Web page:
Opinion by Charles Levendosky
When the National
Park Service shows some sensitivity to the religious needs of
Native Americans, stomp it. And be sure to also grind a heel into
American Indian religious liberty.
That's the way
Mountain States Legal Foundation in Denver apparently views it.
Last month, the foundation filed a lawsuit against the Park Service
for respecting Indian spiritual concerns.
Tower, located in northeast Wyoming, has been a sacred site for
many Northern Plains Indian tribes for centuries. It was designated
America's first national monument by President Teddy Roosevelt in
But Devils Tower is also one of the premier
climbing sites in the United States. Thousands of climbers arrive
at the monument each year to test themselves against the vertical
columns of the volcanic monolith. They represent a little more than
1 percent of the annual half-a-million visitors to the site each
There's the clash: a climbers' culture vs.
Native American cultures.
In Christian terms, the
clash amounts to someone hammering climbing bolts into one of the
towers of St. Patrick's Cathedral on Easter Sunday, and yelling to
another climber while you try to pray down in the
Last year, the Park Service superintendent
at Devils Tower implemented a climbing management plan to better
respect the religious concerns of the Lakota, Crow, Arapaho,
Cheyenne, Kiowa, and Shoshone tribes. The plan was the creation of
a working group composed of climbers, tribal leaders,
environmentalists, a county commissioner, and Park Service staff.
It asks climbers to accept a voluntary ban on climbing Devils Tower
during the month of June so that tribes can celebrate religious
rites undisturbed. June is the month of the summer solstice when
many tribes celebrate on the land surrounding Devils Tower with a
Sun Dance, prayer offerings, sweatlodge ceremonies, and vision
The plan also forbids placing new bolts
or fixed pitons in the tower, but does allow replacing worn bolts
or pitons - as a compromise with Native Americans who feel the
bolts desecrate a holy site.
The voluntary ban
was dramatically successful in its first year: In June 1995, only
193 people climbed the tower, compared to 1,293 the previous
Meanwhile, the Park Service has attempted
to inform the public and climbers about the cultural and religious
resources that Devils Tower represents. The ban promises to be
adopted by even more climbers this June.
Mountain States Legal Foundation arrived on the
In response to the voluntary climbing ban,
the foundation filed a lawsuit against the superintendent of Devils
Tower National Monument, the National Park Service, and Secretary
of Interior Bruce Babbitt. The suit claims that the Park Service
has violated the First Amendment by creating the climbing ban for
"religious purposes." The foundation represents a multiple-use
association, a climbing guide and four climbers, all from
The foundation asks the Wyoming federal
district court to end the climbing ban - even though the ban is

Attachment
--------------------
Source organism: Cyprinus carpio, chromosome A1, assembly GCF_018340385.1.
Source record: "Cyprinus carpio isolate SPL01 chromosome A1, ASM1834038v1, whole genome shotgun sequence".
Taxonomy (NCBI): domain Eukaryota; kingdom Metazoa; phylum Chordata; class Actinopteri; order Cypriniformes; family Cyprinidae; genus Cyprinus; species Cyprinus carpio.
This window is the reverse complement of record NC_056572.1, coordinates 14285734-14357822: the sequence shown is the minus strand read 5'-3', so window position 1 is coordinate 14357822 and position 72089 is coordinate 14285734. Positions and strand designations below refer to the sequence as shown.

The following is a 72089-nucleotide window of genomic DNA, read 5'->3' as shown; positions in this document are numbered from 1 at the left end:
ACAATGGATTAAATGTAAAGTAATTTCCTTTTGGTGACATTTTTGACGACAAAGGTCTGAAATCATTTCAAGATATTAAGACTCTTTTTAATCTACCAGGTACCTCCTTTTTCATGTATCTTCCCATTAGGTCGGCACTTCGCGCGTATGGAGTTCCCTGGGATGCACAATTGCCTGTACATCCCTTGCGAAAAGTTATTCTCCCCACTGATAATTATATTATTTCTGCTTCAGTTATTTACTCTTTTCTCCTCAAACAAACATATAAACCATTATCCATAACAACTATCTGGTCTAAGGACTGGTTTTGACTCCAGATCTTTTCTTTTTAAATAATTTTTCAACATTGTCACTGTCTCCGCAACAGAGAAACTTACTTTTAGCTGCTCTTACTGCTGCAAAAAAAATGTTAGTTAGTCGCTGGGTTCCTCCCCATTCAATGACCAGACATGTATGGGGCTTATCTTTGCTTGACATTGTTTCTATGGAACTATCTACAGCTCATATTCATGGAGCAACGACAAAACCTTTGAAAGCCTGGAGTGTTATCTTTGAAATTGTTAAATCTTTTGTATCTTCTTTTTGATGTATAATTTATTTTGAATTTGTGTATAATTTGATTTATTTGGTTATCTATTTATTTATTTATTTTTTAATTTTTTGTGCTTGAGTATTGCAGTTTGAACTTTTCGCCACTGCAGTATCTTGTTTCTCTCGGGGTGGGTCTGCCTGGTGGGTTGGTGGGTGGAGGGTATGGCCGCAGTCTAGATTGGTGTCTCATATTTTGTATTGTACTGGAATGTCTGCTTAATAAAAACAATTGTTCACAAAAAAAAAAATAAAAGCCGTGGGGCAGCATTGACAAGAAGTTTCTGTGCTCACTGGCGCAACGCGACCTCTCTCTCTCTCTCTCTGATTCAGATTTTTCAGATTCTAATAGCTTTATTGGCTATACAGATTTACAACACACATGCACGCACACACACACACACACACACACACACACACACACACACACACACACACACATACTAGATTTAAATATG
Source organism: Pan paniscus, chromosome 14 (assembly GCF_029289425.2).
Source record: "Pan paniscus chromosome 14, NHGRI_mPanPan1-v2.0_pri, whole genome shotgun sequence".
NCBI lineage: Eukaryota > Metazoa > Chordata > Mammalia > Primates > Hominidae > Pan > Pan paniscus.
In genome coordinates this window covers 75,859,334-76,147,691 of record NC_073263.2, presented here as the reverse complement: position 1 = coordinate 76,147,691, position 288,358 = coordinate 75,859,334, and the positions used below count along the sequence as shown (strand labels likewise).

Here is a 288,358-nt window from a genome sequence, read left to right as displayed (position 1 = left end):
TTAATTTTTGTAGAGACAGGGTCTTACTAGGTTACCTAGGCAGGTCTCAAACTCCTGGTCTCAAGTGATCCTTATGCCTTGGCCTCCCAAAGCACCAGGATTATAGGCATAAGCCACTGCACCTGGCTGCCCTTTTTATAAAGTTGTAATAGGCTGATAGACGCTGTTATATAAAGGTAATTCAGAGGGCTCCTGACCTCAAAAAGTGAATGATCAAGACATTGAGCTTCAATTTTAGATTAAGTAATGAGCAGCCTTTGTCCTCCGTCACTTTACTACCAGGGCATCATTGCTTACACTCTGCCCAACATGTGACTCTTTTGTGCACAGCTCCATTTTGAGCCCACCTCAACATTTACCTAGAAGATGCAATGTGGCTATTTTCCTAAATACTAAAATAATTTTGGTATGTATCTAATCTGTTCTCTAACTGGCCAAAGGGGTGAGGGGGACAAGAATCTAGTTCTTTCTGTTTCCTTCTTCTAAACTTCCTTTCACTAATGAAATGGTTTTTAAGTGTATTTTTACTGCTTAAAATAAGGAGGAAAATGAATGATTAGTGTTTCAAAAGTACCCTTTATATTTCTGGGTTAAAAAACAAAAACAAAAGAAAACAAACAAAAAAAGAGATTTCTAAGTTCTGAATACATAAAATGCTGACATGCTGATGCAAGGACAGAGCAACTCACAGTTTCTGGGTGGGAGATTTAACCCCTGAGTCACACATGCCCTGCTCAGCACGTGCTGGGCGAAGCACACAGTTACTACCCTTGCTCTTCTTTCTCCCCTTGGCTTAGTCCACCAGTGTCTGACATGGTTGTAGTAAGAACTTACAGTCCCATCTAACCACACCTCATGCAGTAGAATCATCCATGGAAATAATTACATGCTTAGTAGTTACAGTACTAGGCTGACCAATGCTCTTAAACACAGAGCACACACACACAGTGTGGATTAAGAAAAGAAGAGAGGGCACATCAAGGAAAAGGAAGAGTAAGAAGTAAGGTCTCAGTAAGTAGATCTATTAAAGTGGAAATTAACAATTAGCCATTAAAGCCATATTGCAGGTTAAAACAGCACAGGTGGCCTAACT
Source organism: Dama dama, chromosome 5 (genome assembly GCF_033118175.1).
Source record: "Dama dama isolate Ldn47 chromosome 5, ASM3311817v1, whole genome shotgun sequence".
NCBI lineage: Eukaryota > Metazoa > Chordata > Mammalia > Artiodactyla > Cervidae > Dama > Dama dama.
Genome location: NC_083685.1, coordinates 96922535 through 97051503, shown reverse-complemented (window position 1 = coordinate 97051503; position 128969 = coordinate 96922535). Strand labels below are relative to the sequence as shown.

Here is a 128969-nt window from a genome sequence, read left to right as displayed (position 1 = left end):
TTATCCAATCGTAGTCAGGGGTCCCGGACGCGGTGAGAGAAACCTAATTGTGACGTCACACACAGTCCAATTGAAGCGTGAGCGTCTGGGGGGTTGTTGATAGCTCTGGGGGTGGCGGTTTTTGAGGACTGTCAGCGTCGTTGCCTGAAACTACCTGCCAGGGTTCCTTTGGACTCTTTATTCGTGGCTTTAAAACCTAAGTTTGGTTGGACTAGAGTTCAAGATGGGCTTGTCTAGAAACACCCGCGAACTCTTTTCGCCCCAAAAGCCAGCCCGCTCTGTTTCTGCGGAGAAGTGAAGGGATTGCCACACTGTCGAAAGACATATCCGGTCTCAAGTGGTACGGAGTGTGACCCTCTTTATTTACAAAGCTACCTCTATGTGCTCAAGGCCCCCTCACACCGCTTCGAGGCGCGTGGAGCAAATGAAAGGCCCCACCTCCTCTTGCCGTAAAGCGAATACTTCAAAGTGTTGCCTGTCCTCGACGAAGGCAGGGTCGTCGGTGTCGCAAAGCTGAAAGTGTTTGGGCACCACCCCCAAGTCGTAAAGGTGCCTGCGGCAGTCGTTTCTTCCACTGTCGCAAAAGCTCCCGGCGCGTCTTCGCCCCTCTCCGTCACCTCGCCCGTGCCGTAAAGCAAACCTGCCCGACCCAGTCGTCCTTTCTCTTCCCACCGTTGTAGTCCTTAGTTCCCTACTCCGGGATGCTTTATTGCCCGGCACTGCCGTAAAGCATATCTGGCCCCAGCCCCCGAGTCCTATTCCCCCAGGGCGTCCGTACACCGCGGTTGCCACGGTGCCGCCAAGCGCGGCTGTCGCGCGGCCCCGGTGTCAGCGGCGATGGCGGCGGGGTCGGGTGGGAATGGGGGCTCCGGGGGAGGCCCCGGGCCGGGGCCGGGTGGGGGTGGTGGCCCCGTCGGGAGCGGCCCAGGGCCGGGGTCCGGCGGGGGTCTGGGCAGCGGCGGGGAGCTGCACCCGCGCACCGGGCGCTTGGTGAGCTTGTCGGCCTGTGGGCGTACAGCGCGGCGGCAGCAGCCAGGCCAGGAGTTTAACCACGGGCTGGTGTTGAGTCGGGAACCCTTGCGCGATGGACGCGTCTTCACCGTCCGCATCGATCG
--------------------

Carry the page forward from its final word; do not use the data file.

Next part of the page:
If Native American religions were
truly recognized as "equal before the law" with mainstream
religions, this would be no more than a frivolous lawsuit. It would
be summarily dismissed.
But American Indian
religions seldom win in the courts, federal or state. When Native
Americans tried to preserve sacred sites like Rainbow Natural
Bridge in Utah, Bear Butte in South Dakota, portions of the San
Francisco Peaks in Arizona for religious ceremony, they lost in the
courts. Tourism and skiing were deemed more
In 1987, the U.S. Supreme Court
allowed logging roads through the Chimney Rock area of the Six
Rivers National Forest in northern California. Chimney Rock is a
It is clear from history that
Devils Tower is a sacred site for a number of Native American
tribal beliefs. The area around the tower was also used as burial
grounds for Northern Plains tribes.
Think of the
tower as a cathedral in nature.
The tower was a
holy place long before it became a national monument or a climbers'
That raises the question about
interfering with Native Americans' right of free exercise of
religion. Climbers do interfere with religious ceremonies at the
base of the tower, as they would rappelling from the vaulted
ceiling of your church during Mass.
with spiritual activities at recognized holy sites should be a
violation of First Amendment protection of religious
The National Park Service does not have
a multiple-use mandate; it is there to preserve designated cultural
and natural resources, as well as the constitutional rights of
If the people who are suing
would think for a moment, they might realize that nothing has been
lost by this voluntary ban and something important has been gained
- acceptance of and respect for another's
Serious climbers who do not climb in
June will climb some other month of the year. Climbing guides won't
lose business, it will average out in the other months. And the
park has preserved a multiple use of its resources, only the
multiple use isn't simultaneous. Multiple use seldom is. Generally,
people don't water-ski and cross-country ski on the same
Unfortunately, this ill-conceived lawsuit
will have long-lasting, damaging repercussions if the Park Services
loses. No sacred site will be protected. And that will shame us
In an interview with CNN, broadcast last
October, Elaine Quiver, a Lakota from the Pine Ridge Reservation in
South Dakota, put it this way: "As long as we have a
misunderstanding that my culture is better than yours, we'll never
succeed. We'll always be fighting at the base of the Tower and the
Tower will be standing forever."
Charles Levendosky is
editorial page editor of the Casper Star-Tribune. He can be reached
at 307/266-0619 or e-mail firstname.lastname@example.org. Mountain States Legal
Foundation can be reached at 1660 Lincoln St., Suite 2300, Denver